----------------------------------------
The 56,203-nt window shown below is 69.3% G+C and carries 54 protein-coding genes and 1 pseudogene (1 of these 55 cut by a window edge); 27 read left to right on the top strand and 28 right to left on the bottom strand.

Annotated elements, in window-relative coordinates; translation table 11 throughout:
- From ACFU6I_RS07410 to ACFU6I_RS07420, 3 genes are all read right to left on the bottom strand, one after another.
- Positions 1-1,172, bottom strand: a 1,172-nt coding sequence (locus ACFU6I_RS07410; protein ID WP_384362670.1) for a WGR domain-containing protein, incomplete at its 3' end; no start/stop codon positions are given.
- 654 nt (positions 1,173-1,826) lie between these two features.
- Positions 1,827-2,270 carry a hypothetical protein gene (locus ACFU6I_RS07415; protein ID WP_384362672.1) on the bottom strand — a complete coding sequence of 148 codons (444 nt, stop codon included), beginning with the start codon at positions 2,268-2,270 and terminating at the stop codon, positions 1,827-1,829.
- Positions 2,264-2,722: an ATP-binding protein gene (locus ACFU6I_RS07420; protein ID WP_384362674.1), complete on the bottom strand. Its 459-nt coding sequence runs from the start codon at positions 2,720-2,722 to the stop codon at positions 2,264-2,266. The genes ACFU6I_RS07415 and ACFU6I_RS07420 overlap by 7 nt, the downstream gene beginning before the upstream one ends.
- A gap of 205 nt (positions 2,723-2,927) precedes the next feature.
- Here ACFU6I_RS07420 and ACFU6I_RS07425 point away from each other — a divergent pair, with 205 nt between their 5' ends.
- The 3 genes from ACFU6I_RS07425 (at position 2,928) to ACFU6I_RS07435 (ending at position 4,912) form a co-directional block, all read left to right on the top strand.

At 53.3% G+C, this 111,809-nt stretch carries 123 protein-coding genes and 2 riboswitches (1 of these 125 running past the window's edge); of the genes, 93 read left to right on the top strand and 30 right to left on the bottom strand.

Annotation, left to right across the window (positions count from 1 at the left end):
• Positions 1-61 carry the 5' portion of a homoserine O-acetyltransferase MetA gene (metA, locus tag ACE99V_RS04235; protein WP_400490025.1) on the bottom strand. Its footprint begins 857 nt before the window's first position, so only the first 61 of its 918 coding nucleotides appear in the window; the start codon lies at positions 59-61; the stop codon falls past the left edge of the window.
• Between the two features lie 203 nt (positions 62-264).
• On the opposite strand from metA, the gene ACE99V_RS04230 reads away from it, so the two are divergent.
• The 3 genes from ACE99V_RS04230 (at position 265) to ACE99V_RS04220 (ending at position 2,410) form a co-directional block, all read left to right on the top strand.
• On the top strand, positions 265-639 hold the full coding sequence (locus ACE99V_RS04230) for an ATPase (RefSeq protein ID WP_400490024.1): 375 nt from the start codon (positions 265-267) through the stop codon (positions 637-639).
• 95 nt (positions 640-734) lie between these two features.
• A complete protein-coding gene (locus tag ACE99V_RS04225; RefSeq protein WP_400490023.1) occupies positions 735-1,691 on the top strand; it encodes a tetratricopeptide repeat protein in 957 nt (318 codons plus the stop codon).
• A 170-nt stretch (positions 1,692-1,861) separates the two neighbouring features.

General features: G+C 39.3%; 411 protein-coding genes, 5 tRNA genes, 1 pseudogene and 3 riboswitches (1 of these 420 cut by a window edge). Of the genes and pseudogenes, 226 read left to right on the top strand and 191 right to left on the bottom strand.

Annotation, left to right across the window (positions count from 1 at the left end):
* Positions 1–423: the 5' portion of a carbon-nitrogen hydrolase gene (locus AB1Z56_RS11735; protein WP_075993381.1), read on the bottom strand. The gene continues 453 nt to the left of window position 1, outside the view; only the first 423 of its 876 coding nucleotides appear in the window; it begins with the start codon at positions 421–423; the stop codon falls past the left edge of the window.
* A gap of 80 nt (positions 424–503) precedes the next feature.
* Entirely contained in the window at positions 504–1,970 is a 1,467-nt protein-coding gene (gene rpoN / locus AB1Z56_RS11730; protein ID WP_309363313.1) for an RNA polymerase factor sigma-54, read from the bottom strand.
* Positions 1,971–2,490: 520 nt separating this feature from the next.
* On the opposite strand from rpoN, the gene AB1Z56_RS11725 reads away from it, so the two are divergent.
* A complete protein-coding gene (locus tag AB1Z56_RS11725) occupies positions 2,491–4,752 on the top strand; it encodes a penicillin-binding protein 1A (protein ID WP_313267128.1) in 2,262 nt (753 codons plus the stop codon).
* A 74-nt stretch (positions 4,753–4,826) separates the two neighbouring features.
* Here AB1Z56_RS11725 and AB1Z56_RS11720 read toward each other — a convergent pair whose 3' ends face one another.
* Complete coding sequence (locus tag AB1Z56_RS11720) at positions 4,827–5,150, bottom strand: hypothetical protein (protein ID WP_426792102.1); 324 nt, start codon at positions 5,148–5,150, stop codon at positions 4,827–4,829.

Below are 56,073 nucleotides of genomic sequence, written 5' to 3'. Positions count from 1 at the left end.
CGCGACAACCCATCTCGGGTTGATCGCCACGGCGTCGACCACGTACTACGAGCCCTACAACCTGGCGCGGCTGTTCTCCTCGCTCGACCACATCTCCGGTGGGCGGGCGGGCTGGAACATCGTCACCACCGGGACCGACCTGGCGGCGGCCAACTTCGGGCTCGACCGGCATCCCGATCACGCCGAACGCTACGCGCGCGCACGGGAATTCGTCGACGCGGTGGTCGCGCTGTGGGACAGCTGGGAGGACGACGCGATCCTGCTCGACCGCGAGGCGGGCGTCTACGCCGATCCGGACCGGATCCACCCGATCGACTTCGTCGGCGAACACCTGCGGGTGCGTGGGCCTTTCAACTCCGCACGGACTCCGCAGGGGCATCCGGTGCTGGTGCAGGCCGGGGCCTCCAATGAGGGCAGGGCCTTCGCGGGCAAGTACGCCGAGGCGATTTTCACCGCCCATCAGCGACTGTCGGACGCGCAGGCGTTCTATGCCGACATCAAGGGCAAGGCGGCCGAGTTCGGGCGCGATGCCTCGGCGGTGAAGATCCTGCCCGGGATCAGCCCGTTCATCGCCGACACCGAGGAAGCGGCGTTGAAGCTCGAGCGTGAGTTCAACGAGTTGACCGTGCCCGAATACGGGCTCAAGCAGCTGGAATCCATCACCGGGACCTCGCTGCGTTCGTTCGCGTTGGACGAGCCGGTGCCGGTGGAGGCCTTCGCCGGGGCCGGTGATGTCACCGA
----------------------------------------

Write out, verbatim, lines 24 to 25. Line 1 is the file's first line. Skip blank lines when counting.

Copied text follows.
* A gap of 80 nt (positions 424–503) precedes the next feature.
* Entirely contained in the window at positions 504–1,970 is a 1,467-nt protein-coding gene (gene rpoN / locus AB1Z56_RS11730; protein ID WP_309363313.1) for an RNA polymerase factor sigma-54, read from the bottom strand.